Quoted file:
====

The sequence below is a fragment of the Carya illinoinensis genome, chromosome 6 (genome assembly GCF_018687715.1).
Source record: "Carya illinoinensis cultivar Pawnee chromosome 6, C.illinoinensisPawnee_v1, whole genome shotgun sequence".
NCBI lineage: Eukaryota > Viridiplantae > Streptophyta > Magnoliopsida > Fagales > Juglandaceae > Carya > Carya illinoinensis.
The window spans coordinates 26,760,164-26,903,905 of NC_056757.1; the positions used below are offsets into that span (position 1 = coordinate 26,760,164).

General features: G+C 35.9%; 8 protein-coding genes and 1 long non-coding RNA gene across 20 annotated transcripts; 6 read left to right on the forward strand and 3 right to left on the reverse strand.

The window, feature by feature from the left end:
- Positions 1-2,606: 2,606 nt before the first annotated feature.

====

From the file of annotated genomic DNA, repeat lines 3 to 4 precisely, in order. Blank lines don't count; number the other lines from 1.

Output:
NCBI lineage: Eukaryota > Viridiplantae > Streptophyta > Magnoliopsida > Fagales > Juglandaceae > Carya > Carya illinoinensis.
The window spans coordinates 26,760,164-26,903,905 of NC_056757.1; the positions used below are offsets into that span (position 1 = coordinate 26,760,164).